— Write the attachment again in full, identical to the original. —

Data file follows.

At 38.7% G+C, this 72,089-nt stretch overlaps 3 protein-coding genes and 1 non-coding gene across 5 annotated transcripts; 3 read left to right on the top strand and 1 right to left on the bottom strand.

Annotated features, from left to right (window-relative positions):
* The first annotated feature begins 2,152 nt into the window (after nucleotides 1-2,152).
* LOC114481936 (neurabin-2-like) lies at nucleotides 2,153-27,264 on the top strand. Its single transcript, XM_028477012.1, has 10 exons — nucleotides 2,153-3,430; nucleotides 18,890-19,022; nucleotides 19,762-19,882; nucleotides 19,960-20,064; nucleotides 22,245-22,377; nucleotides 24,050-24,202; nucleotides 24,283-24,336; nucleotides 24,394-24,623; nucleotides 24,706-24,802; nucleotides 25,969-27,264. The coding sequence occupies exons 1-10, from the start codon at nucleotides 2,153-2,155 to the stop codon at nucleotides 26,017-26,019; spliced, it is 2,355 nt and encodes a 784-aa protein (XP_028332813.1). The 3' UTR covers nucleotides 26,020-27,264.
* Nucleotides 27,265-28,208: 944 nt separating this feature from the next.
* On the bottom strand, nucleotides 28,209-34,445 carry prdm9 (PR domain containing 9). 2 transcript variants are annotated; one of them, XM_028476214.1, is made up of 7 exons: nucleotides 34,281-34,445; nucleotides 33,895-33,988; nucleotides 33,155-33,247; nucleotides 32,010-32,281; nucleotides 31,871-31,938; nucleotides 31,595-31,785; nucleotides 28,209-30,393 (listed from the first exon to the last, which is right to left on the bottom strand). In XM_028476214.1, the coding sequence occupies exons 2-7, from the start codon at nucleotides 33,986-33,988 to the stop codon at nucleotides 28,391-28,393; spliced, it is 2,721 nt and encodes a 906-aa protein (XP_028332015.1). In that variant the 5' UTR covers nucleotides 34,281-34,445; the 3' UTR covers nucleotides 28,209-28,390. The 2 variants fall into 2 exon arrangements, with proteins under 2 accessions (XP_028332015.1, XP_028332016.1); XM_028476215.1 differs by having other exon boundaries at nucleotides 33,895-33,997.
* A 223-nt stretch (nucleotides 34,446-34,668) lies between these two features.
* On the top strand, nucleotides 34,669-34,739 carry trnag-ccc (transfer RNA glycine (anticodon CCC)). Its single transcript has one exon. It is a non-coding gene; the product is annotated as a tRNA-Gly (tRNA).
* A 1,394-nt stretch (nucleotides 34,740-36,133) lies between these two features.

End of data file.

At 38.7% G+C, this 72,089-nt stretch overlaps 3 protein-coding genes and 1 non-coding gene across 5 annotated transcripts; 3 read left to right on the top strand and 1 right to left on the bottom strand.

Annotated features, from left to right (window-relative positions):
* The first annotated feature begins 2,152 nt into the window (after nucleotides 1-2,152).
* LOC114481936 (neurabin-2-like) lies at nucleotides 2,153-27,264 on the top strand. Its single transcript, XM_028477012.1, has 10 exons — nucleotides 2,153-3,430; nucleotides 18,890-19,022; nucleotides 19,762-19,882; nucleotides 19,960-20,064; nucleotides 22,245-22,377; nucleotides 24,050-24,202; nucleotides 24,283-24,336; nucleotides 24,394-24,623; nucleotides 24,706-24,802; nucleotides 25,969-27,264. The coding sequence occupies exons 1-10, from the start codon at nucleotides 2,153-2,155 to the stop codon at nucleotides 26,017-26,019; spliced, it is 2,355 nt and encodes a 784-aa protein (XP_028332813.1). The 3' UTR covers nucleotides 26,020-27,264.
* Nucleotides 27,265-28,208: 944 nt separating this feature from the next.
* On the bottom strand, nucleotides 28,209-34,445 carry prdm9 (PR domain containing 9). 2 transcript variants are annotated; one of them, XM_028476214.1, is made up of 7 exons: nucleotides 34,281-34,445; nucleotides 33,895-33,988; nucleotides 33,155-33,247; nucleotides 32,010-32,281; nucleotides 31,871-31,938; nucleotides 31,595-31,785; nucleotides 28,209-30,393 (listed from the first exon to the last, which is right to left on the bottom strand). In XM_028476214.1, the coding sequence occupies exons 2-7, from the start codon at nucleotides 33,986-33,988 to the stop codon at nucleotides 28,391-28,393; spliced, it is 2,721 nt and encodes a 906-aa protein (XP_028332015.1). In that variant the 5' UTR covers nucleotides 34,281-34,445; the 3' UTR covers nucleotides 28,209-28,390. The 2 variants fall into 2 exon arrangements, with proteins under 2 accessions (XP_028332015.1, XP_028332016.1); XM_028476215.1 differs by having other exon boundaries at nucleotides 33,895-33,997.
* A 223-nt stretch (nucleotides 34,446-34,668) lies between these two features.
* On the top strand, nucleotides 34,669-34,739 carry trnag-ccc (transfer RNA glycine (anticodon CCC)). Its single transcript has one exon. It is a non-coding gene; the product is annotated as a tRNA-Gly (tRNA).
* A 1,394-nt stretch (nucleotides 34,740-36,133) lies between these two features.